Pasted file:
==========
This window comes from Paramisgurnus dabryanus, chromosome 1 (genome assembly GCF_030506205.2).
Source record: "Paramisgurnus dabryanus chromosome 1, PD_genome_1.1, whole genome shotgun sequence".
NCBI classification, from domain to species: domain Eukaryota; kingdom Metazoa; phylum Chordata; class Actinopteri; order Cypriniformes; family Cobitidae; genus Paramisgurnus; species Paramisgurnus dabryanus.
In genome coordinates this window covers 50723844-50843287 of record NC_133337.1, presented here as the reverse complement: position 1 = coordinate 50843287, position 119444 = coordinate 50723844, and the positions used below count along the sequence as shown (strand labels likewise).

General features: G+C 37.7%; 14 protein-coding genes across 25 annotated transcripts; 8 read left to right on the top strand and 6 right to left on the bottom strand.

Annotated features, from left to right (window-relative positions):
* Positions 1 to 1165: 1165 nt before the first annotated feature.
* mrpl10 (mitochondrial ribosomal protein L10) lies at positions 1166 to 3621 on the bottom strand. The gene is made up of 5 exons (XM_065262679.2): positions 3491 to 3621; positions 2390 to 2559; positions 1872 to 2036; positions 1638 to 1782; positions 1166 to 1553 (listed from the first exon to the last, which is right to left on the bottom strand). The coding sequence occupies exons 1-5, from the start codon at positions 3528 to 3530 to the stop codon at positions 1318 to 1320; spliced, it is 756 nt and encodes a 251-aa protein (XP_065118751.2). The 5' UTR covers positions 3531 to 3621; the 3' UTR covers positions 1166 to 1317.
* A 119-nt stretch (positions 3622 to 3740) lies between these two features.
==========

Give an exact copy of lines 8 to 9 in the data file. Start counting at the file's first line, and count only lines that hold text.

* mrpl10 (mitochondrial ribosomal protein L10) lies at positions 1166 to 3621 on the bottom strand. The gene is made up of 5 exons (XM_065262679.2): positions 3491 to 3621; positions 2390 to 2559; positions 1872 to 2036; positions 1638 to 1782; positions 1166 to 1553 (listed from the first exon to the last, which is right to left on the bottom strand). The coding sequence occupies exons 1-5, from the start codon at positions 3528 to 3530 to the stop codon at positions 1318 to 1320; spliced, it is 756 nt and encodes a 251-aa protein (XP_065118751.2). The 5' UTR covers positions 3531 to 3621; the 3' UTR covers positions 1166 to 1317.
* A 119-nt stretch (positions 3622 to 3740) lies between these two features.